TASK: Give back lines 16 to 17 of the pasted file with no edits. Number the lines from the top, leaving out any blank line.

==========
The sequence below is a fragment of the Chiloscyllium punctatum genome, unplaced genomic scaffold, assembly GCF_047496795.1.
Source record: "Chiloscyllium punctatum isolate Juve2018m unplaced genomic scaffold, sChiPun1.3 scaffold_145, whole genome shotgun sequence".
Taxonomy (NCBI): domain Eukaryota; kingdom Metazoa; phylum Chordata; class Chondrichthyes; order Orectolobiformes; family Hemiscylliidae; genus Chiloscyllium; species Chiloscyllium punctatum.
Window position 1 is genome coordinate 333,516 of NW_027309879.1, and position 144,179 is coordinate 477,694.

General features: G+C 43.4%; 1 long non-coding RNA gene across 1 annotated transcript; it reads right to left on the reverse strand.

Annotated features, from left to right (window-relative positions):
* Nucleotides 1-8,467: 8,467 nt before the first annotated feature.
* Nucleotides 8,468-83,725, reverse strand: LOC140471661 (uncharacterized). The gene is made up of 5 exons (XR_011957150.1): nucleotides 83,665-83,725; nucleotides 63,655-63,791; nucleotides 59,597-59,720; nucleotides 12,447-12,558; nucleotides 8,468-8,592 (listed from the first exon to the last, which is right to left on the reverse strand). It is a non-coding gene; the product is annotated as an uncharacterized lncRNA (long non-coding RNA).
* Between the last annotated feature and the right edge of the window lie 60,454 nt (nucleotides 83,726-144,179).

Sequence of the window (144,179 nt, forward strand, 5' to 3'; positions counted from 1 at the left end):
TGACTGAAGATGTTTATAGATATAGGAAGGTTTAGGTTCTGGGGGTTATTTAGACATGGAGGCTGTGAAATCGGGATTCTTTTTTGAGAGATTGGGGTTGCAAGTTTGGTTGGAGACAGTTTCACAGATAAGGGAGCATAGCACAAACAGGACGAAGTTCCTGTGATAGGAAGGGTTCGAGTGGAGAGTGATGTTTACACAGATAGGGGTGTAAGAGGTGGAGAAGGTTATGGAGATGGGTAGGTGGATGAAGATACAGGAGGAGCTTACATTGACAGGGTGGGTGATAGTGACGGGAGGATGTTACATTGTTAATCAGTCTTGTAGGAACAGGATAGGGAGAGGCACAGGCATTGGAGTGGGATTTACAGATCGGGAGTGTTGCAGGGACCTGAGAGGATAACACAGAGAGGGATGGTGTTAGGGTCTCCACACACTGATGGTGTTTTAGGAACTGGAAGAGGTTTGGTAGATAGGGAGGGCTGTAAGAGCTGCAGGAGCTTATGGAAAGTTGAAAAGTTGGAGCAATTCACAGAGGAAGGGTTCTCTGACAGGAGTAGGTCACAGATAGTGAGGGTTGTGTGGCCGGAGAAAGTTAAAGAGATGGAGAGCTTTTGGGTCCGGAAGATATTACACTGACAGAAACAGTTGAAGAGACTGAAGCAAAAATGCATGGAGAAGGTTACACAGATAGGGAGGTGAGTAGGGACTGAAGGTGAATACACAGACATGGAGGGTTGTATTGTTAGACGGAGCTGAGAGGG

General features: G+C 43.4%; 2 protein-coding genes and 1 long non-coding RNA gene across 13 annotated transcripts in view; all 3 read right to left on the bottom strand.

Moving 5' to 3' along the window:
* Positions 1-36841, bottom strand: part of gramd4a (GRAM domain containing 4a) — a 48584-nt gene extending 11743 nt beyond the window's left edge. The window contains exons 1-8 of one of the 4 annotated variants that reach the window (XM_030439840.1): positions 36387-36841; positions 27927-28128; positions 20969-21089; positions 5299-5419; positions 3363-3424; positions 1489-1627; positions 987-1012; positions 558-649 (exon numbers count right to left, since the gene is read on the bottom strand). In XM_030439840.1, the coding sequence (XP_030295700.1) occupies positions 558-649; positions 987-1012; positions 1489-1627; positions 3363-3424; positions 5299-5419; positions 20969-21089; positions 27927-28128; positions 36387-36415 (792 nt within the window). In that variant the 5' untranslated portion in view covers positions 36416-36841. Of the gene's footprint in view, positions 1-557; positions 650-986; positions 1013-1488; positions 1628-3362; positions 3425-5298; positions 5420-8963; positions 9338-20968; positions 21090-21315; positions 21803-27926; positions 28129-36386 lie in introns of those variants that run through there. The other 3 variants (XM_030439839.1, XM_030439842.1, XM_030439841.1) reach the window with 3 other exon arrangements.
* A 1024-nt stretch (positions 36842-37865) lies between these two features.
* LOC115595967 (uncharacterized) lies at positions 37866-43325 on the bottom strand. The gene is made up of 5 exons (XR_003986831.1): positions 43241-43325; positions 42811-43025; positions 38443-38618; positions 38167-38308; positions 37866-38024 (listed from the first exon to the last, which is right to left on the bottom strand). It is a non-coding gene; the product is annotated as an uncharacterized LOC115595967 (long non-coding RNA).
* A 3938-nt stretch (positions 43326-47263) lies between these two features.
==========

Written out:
* LOC115595967 (uncharacterized) lies at positions 37866-43325 on the bottom strand. The gene is made up of 5 exons (XR_003986831.1): positions 43241-43325; positions 42811-43025; positions 38443-38618; positions 38167-38308; positions 37866-38024 (listed from the first exon to the last, which is right to left on the bottom strand). It is a non-coding gene; the product is annotated as an uncharacterized LOC115595967 (long non-coding RNA).
* A 3938-nt stretch (positions 43326-47263) lies between these two features.